A local authority may use information it holds about landlords or agents to determine whether they are a fit and proper person to act as a landlord, or to act for a landlord. In addition, local authorities may share relevant information they hold about landlords with one another to help those authorities determine whether someone is a fit and proper person to act as a landlord, or to act for a landlord. They may also share and seek relevant information with the Police Service of Scotland and, if appropriate, other relevant authorities.
Information is shared in terms of the Antisocial Behaviour etc. (Scotland) Act 2004 and/or the Data Protection Act 1998. Under the Data Protection Act 1998 information is shared for the purposes of preventing and detecting crime. These and other measures help protect communities and let legitimate business thrive whilst deterring those wishing to engage in criminality.
Help with Registration
The Scottish Government provides the on-line registration website for the 32 local authorities. Local authorities have operational responsibility for the implementation of landlord registration, and the normal contact for issues related to the operation of the website should be the local authority for the area in which a property is being registered.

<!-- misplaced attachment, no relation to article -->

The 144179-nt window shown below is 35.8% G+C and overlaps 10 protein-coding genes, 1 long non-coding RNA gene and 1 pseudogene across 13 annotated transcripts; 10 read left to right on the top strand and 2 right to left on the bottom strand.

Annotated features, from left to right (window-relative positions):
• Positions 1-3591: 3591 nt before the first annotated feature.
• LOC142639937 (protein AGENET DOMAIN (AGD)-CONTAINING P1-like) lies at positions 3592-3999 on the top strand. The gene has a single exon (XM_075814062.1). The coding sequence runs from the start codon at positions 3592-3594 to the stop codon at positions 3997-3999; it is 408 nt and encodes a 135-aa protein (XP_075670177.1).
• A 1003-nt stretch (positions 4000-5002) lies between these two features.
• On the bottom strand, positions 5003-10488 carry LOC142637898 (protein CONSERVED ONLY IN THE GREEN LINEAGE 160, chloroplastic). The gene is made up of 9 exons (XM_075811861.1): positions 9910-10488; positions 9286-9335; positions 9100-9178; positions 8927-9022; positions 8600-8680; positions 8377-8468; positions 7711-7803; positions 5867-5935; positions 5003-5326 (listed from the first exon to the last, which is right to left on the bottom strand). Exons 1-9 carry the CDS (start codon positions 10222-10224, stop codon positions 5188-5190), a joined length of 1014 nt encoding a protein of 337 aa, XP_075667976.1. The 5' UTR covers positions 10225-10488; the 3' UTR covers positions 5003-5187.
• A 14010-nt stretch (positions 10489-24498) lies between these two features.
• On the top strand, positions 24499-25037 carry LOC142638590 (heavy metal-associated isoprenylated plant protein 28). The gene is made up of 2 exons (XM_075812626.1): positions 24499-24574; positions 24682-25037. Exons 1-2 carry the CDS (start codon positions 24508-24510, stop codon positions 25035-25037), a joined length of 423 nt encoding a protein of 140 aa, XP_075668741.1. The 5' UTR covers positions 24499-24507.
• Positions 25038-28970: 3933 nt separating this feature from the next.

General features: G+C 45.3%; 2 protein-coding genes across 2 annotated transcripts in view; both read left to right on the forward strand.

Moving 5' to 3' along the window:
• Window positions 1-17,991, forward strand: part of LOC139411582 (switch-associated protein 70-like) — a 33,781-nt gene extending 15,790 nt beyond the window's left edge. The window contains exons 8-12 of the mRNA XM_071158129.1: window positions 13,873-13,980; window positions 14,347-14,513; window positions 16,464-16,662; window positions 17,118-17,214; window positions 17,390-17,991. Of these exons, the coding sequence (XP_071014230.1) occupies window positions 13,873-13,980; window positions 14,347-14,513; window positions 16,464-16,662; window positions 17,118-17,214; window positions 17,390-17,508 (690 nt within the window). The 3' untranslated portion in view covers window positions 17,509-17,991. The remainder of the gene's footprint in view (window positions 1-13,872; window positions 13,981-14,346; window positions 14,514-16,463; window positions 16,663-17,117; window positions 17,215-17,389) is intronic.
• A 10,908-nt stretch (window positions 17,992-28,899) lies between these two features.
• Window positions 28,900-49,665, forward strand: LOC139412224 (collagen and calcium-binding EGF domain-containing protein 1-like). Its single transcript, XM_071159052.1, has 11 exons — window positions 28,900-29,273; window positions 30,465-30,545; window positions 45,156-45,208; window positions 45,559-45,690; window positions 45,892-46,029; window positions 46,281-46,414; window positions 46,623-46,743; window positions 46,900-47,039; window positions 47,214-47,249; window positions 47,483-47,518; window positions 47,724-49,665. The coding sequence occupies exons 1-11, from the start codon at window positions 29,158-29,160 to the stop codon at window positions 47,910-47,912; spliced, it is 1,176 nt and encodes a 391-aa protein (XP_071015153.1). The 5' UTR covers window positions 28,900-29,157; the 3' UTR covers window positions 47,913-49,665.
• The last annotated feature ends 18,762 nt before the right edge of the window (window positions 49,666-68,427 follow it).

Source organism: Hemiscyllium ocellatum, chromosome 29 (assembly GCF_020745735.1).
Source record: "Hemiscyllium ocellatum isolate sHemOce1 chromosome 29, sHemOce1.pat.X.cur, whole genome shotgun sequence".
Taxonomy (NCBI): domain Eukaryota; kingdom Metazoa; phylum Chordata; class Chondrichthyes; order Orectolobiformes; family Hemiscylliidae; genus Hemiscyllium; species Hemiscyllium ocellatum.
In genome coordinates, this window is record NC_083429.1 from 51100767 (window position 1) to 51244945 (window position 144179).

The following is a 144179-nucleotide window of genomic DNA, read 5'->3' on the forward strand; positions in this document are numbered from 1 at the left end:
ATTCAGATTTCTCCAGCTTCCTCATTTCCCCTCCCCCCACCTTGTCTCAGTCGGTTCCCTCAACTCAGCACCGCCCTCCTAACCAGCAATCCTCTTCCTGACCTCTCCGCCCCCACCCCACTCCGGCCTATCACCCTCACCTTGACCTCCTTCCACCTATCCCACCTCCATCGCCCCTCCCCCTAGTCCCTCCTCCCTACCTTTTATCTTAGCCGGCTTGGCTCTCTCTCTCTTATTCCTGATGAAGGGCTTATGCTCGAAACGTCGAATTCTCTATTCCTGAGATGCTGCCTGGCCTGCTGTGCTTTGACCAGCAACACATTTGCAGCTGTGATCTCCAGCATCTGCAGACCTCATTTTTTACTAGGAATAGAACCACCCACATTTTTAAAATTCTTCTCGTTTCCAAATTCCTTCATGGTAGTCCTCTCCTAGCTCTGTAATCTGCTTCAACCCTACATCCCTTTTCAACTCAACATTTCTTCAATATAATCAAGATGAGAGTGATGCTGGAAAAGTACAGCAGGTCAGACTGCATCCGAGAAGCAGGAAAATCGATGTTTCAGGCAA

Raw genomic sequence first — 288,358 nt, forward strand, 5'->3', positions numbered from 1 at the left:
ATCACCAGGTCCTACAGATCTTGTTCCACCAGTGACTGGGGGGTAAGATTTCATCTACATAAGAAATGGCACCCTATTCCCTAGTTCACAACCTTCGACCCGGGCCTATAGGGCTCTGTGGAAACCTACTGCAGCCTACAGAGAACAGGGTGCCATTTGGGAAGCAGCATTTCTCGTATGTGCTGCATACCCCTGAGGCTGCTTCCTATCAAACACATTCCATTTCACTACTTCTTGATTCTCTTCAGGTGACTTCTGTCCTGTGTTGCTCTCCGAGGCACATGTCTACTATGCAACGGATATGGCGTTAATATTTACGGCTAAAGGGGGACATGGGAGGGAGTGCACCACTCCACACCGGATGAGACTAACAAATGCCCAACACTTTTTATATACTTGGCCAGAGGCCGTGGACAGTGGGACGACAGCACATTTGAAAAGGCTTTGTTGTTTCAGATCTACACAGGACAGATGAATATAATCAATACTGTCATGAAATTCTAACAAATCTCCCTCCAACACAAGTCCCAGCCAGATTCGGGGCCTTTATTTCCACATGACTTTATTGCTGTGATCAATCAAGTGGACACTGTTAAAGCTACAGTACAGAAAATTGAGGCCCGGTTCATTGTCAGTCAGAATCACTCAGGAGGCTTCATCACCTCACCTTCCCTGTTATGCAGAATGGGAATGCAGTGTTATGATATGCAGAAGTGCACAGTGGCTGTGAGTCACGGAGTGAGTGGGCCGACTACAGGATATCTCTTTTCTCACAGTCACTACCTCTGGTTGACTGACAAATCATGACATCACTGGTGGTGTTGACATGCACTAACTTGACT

Guidance for local authorities is available on this website, and the online system is available for them to receive applications and maintain their registers.
Changes to Existing Legislation
The Private Rented Housing (Scotland) Act 2011 introduced a number of amendments to the law governing the landlord registration regime. From 1 April 2013 the following changes came into effect:
- Local authorities must provide landlords with their registration number when advising them that their registration has been completed.
- Increased information available on the public register to show whether an application to be registered has been made but not yet determined, and whether an application has been refused or revoked.